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January 2010

Commander's Perspective
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MSC Milestone: T-AFS class completes nearly five decades of service

USNS San Jose
MSC combat stores ship USNS San Jose is offloaded by crew members at U.S. Naval Base Guam. The ship visited the island for several days before heading to Pearl Harbor, Hawaii, where it will officially deactivate in January. U.S. Navy Photo by Jesse Leon Guerrero

Happy 2010, shipmates! I hope all of you had an enjoyable holiday season whether you were at sea with your MSC family or at home surrounded by loved ones. Even in these challenging economic times, we all have much to be thankful for, and I see positive signs for MSC in the coming year and beyond.

I personally am particularly thankful to have fallen in with the remarkable men and women of MSC who literally do our country's heavy lifting every day at sea around the world. You, and those who support you ashore, make it happen so reliably and seamlessly that you can easily be taken for granted.

Part of my aim in the coming year is to make sure your sacrifices and contributions are better understood by those who rely on your dedicated efforts. My New Year's resolution!

End of an era

This month marks the end of an era. After 46 years of service, the final crew will depart from the last combat stores ship to serve the Navy fleet. Before January is over, my Kings Point classmate Capt. Keith Walzak and his crew on USNS San Jose will have the honor of pulling fires for the last time, making the final deck log entry, and saying good-bye to the T-AFS class as their ship is deactivated and stricken from the Navy rolls.

For almost five decades, combat stores ships have been providing the food and supplies needed by Navy sailors and American embassies around the world. It all began in 1963 when USS Mars was commissioned and began delivering fresh and frozen food and repair parts to Navy combatants wherever they sailed. Mars was operated by Navy sailors and had six sister ships: USS Sylvania, commissioned in 1964; USS Niagara Falls, commissioned in 1967; USS Concord and USS White Plains, both commissioned in 1968; USS San Diego, commissioned in 1969; and USS San Jose, commissioned in 1970.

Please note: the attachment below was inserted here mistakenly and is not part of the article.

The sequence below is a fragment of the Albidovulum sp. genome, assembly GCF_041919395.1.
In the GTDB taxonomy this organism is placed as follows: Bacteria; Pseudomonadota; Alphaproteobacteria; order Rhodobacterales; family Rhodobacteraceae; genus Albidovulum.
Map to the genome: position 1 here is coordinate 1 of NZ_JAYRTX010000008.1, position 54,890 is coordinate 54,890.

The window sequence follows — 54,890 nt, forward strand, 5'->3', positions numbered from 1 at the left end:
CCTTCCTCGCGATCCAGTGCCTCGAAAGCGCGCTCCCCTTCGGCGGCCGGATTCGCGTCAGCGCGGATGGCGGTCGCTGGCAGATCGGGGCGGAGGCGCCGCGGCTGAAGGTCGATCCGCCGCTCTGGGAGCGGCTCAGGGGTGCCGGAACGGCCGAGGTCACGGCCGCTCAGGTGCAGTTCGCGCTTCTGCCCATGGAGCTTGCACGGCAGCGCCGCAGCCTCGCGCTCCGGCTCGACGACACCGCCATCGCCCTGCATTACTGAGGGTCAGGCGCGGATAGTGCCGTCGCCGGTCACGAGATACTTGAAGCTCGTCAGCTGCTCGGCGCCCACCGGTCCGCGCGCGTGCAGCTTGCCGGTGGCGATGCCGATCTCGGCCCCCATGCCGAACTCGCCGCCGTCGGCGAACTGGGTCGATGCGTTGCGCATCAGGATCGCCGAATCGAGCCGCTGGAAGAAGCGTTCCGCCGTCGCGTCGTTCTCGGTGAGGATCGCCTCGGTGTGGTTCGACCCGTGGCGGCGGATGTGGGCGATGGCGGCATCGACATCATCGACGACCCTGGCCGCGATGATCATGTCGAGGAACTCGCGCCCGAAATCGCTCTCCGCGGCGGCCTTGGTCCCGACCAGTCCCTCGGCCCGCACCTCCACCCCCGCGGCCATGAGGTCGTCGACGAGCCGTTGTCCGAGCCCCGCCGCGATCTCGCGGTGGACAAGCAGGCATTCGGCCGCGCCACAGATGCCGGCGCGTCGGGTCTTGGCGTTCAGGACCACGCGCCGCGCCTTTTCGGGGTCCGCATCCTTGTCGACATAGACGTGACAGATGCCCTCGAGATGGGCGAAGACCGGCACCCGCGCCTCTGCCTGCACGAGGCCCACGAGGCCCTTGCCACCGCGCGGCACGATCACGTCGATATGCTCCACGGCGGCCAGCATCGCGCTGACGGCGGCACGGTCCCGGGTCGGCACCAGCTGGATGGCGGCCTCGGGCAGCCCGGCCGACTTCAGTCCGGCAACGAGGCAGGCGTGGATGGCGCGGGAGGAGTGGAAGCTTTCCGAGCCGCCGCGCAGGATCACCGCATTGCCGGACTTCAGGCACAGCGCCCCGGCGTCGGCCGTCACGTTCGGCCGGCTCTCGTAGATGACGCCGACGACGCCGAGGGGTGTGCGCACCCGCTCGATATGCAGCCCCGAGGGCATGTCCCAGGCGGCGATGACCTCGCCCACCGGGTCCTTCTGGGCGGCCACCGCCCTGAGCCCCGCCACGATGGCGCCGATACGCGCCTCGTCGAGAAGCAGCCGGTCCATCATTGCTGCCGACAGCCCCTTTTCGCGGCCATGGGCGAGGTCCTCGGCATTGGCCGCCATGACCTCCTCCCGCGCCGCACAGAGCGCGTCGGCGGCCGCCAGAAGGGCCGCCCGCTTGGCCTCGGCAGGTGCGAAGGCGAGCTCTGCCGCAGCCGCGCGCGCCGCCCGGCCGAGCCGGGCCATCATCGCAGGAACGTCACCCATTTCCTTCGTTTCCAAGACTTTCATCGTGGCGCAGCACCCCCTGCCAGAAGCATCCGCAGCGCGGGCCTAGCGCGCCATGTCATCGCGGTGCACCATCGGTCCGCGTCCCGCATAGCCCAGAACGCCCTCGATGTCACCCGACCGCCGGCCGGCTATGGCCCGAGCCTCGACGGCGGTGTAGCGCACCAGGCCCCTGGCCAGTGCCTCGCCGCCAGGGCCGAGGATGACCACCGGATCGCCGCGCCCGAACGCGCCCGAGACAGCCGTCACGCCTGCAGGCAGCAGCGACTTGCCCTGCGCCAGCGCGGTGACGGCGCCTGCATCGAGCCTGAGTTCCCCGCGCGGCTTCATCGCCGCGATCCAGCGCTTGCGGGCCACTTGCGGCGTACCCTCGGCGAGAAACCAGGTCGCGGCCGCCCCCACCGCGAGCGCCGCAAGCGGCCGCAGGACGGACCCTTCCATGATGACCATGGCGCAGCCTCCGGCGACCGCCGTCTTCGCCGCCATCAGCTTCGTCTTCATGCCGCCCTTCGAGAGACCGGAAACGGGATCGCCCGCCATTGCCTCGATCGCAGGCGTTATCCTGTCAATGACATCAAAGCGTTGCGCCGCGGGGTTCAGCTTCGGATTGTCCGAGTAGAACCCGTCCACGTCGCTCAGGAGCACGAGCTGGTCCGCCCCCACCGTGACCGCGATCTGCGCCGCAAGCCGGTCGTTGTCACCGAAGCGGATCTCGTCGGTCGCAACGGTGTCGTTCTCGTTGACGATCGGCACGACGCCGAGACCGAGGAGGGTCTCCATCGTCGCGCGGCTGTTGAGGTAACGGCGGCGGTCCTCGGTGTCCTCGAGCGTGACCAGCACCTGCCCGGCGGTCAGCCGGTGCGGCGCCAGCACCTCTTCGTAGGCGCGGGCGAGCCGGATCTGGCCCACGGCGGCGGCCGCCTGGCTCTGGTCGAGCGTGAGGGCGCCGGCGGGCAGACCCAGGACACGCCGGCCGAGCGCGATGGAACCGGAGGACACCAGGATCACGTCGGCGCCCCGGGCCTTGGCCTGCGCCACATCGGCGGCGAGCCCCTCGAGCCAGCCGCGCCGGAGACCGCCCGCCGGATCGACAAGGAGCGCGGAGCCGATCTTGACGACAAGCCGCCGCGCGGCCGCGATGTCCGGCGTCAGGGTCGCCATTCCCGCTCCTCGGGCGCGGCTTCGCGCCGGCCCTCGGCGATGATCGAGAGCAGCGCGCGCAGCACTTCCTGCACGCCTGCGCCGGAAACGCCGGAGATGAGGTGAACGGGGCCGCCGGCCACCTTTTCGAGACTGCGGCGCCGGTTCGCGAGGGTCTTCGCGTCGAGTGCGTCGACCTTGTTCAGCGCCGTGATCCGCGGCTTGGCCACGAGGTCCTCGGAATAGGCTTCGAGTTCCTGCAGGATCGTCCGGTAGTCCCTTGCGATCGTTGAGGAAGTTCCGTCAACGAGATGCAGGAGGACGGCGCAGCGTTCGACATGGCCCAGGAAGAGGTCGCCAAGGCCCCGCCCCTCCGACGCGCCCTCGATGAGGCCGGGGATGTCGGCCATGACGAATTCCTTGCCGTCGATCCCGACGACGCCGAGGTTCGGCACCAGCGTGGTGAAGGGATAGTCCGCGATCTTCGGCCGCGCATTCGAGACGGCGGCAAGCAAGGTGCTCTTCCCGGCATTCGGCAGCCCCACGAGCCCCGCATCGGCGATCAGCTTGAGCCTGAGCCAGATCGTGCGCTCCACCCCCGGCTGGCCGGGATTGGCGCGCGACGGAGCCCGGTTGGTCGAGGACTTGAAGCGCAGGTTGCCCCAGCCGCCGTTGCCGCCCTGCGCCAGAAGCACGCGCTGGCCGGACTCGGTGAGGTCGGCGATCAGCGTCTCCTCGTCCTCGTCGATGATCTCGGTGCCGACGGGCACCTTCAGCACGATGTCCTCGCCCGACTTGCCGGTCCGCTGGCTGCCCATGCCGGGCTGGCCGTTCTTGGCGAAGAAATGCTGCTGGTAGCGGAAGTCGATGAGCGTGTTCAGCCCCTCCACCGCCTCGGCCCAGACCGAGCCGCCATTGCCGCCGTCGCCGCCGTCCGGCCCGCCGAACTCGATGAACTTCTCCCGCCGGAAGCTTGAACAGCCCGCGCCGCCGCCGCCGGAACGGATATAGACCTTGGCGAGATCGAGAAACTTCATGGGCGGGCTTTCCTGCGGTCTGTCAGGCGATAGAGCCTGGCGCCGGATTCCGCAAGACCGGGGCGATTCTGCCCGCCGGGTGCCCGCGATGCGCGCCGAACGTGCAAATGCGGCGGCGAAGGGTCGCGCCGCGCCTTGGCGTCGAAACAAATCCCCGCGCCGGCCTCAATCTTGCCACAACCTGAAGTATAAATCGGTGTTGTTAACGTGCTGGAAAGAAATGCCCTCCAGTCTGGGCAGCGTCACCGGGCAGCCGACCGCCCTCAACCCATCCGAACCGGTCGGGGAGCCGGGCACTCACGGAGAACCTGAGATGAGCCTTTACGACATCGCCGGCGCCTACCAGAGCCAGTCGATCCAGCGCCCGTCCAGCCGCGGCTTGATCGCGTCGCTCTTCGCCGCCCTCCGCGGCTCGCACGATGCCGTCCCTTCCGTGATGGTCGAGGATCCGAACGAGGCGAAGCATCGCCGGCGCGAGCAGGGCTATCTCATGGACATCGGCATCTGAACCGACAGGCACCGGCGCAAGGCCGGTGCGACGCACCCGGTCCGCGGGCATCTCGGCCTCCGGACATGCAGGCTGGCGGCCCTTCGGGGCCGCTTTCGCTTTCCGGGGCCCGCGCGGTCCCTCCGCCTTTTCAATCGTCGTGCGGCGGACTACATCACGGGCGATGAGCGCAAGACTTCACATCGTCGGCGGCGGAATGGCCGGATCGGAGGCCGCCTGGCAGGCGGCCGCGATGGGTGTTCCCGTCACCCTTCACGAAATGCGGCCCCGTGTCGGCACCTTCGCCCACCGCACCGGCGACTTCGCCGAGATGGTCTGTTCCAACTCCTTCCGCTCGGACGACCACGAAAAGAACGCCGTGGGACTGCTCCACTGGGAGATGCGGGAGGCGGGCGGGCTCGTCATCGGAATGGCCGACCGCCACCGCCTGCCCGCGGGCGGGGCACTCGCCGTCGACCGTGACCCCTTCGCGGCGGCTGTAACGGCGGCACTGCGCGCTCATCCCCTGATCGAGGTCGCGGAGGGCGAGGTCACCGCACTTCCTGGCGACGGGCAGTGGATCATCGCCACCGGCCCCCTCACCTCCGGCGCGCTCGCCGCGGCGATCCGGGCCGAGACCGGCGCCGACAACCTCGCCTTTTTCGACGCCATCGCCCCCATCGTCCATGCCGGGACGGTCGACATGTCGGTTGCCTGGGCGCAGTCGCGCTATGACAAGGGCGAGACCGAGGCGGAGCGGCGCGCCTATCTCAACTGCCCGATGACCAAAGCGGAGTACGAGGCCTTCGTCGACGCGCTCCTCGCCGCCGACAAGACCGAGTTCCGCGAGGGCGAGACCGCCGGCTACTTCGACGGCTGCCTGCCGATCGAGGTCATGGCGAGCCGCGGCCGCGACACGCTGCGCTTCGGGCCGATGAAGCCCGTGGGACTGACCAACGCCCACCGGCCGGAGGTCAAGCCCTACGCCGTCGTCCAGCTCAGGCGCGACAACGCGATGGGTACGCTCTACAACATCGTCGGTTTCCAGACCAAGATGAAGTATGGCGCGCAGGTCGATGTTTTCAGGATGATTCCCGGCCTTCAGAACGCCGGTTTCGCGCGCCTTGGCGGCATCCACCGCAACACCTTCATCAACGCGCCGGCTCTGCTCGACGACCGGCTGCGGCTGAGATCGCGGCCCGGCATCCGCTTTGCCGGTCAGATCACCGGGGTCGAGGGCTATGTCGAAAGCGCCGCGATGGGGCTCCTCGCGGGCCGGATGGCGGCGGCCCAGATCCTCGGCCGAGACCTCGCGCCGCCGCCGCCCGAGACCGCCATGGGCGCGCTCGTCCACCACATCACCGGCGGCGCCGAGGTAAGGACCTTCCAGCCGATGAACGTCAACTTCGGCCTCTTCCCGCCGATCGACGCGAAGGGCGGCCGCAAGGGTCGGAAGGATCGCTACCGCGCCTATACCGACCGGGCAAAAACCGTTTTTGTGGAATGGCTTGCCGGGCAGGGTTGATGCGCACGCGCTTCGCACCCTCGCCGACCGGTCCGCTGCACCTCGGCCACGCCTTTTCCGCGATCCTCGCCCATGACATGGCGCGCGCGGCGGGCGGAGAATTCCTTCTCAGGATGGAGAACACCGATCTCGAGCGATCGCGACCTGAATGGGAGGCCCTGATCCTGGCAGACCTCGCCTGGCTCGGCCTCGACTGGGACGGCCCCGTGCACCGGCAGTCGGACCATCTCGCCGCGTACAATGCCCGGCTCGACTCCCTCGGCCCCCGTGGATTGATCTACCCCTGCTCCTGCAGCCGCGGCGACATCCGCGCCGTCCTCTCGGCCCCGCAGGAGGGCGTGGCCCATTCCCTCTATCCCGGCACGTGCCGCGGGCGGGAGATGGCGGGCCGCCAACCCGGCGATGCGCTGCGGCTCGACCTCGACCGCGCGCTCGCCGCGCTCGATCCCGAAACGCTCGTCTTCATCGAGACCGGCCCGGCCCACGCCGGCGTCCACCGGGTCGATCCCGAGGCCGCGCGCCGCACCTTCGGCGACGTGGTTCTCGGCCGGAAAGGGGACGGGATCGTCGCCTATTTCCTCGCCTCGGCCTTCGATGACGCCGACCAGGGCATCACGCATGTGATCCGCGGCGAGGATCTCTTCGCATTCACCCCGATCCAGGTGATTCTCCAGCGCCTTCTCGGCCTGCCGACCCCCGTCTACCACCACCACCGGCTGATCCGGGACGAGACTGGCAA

As the Navy expanded during the Reagan era, the demand for replenishment at sea increased, so the Navy purchased three Sirius-class ships from the British Royal Fleet Auxiliary in the early 1980s, complete with their bathtubs for officers and the padded leather bars in the messes. Military Sealift Command began operating the renamed USNS Sirius and USNS Spica with civil service mariner crews in 1981, followed by USNS Saturn in 1983. The next time you meet someone who served aboard Saturn, ask them about the "rubber ducky stop" for public tours.

By 1994, all the combat stores ships still in commission were operating with CIVMAR crews, serving the Navy on every ocean, providing food and supplies to sailors and Marines in peace time, during contingencies, in war time and for humanitarian missions.

From Vietnam to Libya; from Operation Desert Storm to Operation Iraqi Freedom - our combat stores ships and their dedicated crews have steamed in harm's way wherever the Navy has gone. Bosnia, Kuwait, Afghanistan, Lebanon, Haiti... combat stores ships delivered.

Service with a smile

Growing up in the cruiser-destroyer Navy during my career, getting alongside the T-AFS for our monthly "hit" was always a greatly anticipated event, because it meant fresh milk, ice cream and no more brown lettuce and mushy tomatoes! It also meant the ship's store would have a fresh supply of "gedunk" - sodas, coffee and smokes - all those things that keep sailors going. San Jose and her sisters brought us a little bit of "home" whenever Romeo was closed up and the spanwire passed - no matter where we were sailing.

The exemplary service provided by combat stores ships and the lessons learned by their crews were prime reasons for our newest underway replenishment ships being designed from the keel up for operation by MSC and CIVMAR crews. The Lewis and Clark-class dry cargo/ammunition ships are the beginning of a new era as they take over the bulk of the replenishment at sea missions, incorporating many of the innovations suggested by you. The new ships are already making a positive impact in the fleet, but they've got a hard act to follow. There is no doubt in my mind that their ultimate success will be a result of the many T-AFS mariners who are now crewing up the T-AKEs.

Thanks for the memories

So, thanks to all of you T-AFS sailors out there. From Mars to San Jose, you delivered and wrote some great history for MSC in the process. As Captain Walzak and the last crew of the last T-AFS head down the gangway for the last time, I know that many of you will be right there with them in spirit - as well you ought to be.

Sail safe, and carry on!

Yours, aye,

Mark H. 'Buz' Buzby
Rear Admiral, U.S. Navy
Commander, Military Sealift Command